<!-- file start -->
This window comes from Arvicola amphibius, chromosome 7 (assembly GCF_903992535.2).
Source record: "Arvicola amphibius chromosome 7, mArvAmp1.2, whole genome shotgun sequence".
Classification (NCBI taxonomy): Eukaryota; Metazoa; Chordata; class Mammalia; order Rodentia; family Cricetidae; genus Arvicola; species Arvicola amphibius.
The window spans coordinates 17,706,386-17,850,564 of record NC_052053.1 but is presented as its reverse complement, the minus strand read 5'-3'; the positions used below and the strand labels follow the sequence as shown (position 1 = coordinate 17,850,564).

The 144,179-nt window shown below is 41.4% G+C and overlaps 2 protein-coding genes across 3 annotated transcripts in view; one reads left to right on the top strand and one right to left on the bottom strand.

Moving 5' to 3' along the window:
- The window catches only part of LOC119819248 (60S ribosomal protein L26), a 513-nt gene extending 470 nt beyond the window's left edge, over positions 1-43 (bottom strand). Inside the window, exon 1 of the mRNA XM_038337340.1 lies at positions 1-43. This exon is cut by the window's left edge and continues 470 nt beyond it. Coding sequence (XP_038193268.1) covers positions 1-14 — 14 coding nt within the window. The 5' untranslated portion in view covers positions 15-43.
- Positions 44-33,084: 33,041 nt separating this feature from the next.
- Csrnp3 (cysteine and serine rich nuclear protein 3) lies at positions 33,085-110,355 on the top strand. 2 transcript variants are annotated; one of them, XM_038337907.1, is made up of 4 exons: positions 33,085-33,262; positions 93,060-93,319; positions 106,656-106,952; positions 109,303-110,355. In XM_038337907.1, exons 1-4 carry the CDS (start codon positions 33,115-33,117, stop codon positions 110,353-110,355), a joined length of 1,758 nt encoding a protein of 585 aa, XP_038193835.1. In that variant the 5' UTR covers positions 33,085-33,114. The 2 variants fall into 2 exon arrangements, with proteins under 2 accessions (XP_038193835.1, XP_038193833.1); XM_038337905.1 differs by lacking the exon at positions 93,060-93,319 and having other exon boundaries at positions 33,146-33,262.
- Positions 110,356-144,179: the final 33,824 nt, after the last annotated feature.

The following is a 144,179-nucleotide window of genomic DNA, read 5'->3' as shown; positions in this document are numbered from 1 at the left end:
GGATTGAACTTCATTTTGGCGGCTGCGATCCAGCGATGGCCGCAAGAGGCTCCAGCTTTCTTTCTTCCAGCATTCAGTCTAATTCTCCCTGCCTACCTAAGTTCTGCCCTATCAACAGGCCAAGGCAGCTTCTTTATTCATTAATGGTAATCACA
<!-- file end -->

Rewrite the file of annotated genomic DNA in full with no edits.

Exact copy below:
This window comes from Arvicola amphibius, chromosome 7 (assembly GCF_903992535.2).
Source record: "Arvicola amphibius chromosome 7, mArvAmp1.2, whole genome shotgun sequence".
Classification (NCBI taxonomy): Eukaryota; Metazoa; Chordata; class Mammalia; order Rodentia; family Cricetidae; genus Arvicola; species Arvicola amphibius.
The window spans coordinates 17,706,386-17,850,564 of record NC_052053.1 but is presented as its reverse complement, the minus strand read 5'-3'; the positions used below and the strand labels follow the sequence as shown (position 1 = coordinate 17,850,564).

The 144,179-nt window shown below is 41.4% G+C and overlaps 2 protein-coding genes across 3 annotated transcripts in view; one reads left to right on the top strand and one right to left on the bottom strand.

Moving 5' to 3' along the window:
- The window catches only part of LOC119819248 (60S ribosomal protein L26), a 513-nt gene extending 470 nt beyond the window's left edge, over positions 1-43 (bottom strand). Inside the window, exon 1 of the mRNA XM_038337340.1 lies at positions 1-43. This exon is cut by the window's left edge and continues 470 nt beyond it. Coding sequence (XP_038193268.1) covers positions 1-14 — 14 coding nt within the window. The 5' untranslated portion in view covers positions 15-43.
- Positions 44-33,084: 33,041 nt separating this feature from the next.
- Csrnp3 (cysteine and serine rich nuclear protein 3) lies at positions 33,085-110,355 on the top strand. 2 transcript variants are annotated; one of them, XM_038337907.1, is made up of 4 exons: positions 33,085-33,262; positions 93,060-93,319; positions 106,656-106,952; positions 109,303-110,355. In XM_038337907.1, exons 1-4 carry the CDS (start codon positions 33,115-33,117, stop codon positions 110,353-110,355), a joined length of 1,758 nt encoding a protein of 585 aa, XP_038193835.1. In that variant the 5' UTR covers positions 33,085-33,114. The 2 variants fall into 2 exon arrangements, with proteins under 2 accessions (XP_038193835.1, XP_038193833.1); XM_038337905.1 differs by lacking the exon at positions 93,060-93,319 and having other exon boundaries at positions 33,146-33,262.
- Positions 110,356-144,179: the final 33,824 nt, after the last annotated feature.

The following is a 144,179-nucleotide window of genomic DNA, read 5'->3' as shown; positions in this document are numbered from 1 at the left end:
GGATTGAACTTCATTTTGGCGGCTGCGATCCAGCGATGGCCGCAAGAGGCTCCAGCTTTCTTTCTTCCAGCATTCAGTCTAATTCTCCCTGCCTACCTAAGTTCTGCCCTATCAACAGGCCAAGGCAGCTTCTTTATTCATTAATGGTAATCACA